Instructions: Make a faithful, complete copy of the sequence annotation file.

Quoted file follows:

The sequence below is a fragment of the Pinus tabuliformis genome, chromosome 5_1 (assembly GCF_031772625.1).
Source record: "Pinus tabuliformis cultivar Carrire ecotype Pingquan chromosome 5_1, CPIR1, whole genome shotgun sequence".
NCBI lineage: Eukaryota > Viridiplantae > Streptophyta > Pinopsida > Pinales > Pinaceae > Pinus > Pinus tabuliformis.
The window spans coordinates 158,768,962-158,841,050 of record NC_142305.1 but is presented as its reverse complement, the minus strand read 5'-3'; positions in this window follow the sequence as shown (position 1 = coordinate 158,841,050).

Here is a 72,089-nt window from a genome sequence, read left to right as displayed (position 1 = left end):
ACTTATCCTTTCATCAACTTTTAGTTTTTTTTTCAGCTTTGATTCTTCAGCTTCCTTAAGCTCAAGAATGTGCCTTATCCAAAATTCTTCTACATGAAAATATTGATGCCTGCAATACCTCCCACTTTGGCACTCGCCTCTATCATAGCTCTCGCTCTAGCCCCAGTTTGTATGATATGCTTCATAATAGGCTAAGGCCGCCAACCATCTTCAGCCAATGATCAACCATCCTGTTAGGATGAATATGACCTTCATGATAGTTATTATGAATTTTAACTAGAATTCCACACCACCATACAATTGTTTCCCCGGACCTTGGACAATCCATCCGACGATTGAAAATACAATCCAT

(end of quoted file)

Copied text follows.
The sequence below is a fragment of the Pinus tabuliformis genome, chromosome 5_1 (assembly GCF_031772625.1).
Source record: "Pinus tabuliformis cultivar Carrire ecotype Pingquan chromosome 5_1, CPIR1, whole genome shotgun sequence".
NCBI lineage: Eukaryota > Viridiplantae > Streptophyta > Pinopsida > Pinales > Pinaceae > Pinus > Pinus tabuliformis.
The window spans coordinates 158,768,962-158,841,050 of record NC_142305.1 but is presented as its reverse complement, the minus strand read 5'-3'; positions in this window follow the sequence as shown (position 1 = coordinate 158,841,050).

Here is a 72,089-nt window from a genome sequence, read left to right as displayed (position 1 = left end):
ACTTATCCTTTCATCAACTTTTAGTTTTTTTTTCAGCTTTGATTCTTCAGCTTCCTTAAGCTCAAGAATGTGCCTTATCCAAAATTCTTCTACATGAAAATATTGATGCCTGCAATACCTCCCACTTTGGCACTCGCCTCTATCATAGCTCTCGCTCTAGCCCCAGTTTGTATGATATGCTTCATAATAGGCTAAGGCCGCCAACCATCTTCAGCCAATGATCAACCATCCTGTTAGGATGAATATGACCTTCATGATAGTTATTATGAATTTTAACTAGAATTCCACACCACCATACAATTGTTTCCCCGGACCTTGGACAATCCATCCGACGATTGAAAATACAATCCAT